PRLog - Feb. 9, 2014 - SOMERSET, N.J. -- Recently AmeriSpec performed a home inspection on a single family home which had extensive upgrades made in 2009. The home was purchased 1-1/2 years ago by the current owner and now seller.
Pictures show scorching, rust and corrosion due to extreme backdrafting
While conducting the inspection of the plumbing system/water heater, for the new buyers, I observed that the water heater had been installed in a closet, off the kitchen. The closet was sealed off to any other part of the home and a solid six panel door was installed. Having the water heater installed in a completely enclosed closet prevented the water heater from obtaining the required combustion and draft air for proper operation (for correct and proper operation of a water heater, ample air must be supplied for the combustion, ventilation and dilution of flue gases. Small enclosures and confined areas, containing gas fired appliances, must have two permanent openings so that sufficient fresh air can be drawn from outside of the enclosure. One opening shall be within 12 inches of the top and one within 12 inches of the bottom of the enclosure. The size of each opening (free area) is determined by the total BTUH input of all gas utilization equipment and the method by which the air is provided. The BTUH input can be found on the water heater data plate).
The water heater's vent connector (4" diameter) was installed into an oversized (8"X8") chimney flue once used, by the now removed, hot water heating system. The chimney flue size and water heater vent connector size should match so that the flue gases and condensation can lift up and out the top of the chimney, preventing backdrafting (a condition which allows flue gases to spill back into the structure through the water heater draft hood).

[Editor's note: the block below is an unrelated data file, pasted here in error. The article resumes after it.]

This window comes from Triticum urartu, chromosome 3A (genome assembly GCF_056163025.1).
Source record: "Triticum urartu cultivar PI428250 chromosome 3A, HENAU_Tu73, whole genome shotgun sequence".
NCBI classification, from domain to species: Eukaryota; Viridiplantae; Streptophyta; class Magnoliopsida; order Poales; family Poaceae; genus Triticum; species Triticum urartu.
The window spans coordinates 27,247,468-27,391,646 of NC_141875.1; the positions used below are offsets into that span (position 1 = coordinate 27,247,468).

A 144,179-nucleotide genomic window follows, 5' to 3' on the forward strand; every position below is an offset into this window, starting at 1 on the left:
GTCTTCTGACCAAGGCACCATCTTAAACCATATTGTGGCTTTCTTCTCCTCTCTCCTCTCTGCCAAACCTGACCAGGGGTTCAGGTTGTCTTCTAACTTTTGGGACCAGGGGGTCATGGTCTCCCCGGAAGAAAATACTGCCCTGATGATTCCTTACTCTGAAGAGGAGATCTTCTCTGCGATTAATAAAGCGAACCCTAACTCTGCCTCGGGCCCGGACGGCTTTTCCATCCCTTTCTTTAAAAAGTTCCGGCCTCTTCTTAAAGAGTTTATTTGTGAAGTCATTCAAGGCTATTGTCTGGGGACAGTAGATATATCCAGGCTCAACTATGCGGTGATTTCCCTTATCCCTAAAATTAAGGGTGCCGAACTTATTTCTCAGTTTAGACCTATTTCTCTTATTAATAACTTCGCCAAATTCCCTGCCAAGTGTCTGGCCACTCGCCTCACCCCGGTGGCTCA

The draft hood and plastic rings around the copper piping showed signs of excessive heat, indicating backdrafting has been occurring since installation of the appliance.
Listed below is a complete list of defects, which the homeowner, stated where not brought up by their home inspector, nor listed in the home inspection report.
1). Water heater is installed in a confined space with no combustion and draft air.
2). Chimney flue servicing the water heater was grossly oversized.
3). No permit was pulled for the water heater and no inspection was performed by the township local building official.
4). Backdrafting of flue gases was so extreme that it caused corrosion and melting of components.
Finally, if the water heater began producing carbon monoxide during operation and along with the backdrafting, injury or death could have occurred.
Rich Roshak is a New Jersey licensed home and building inspector.
Amerispec Inspection Services
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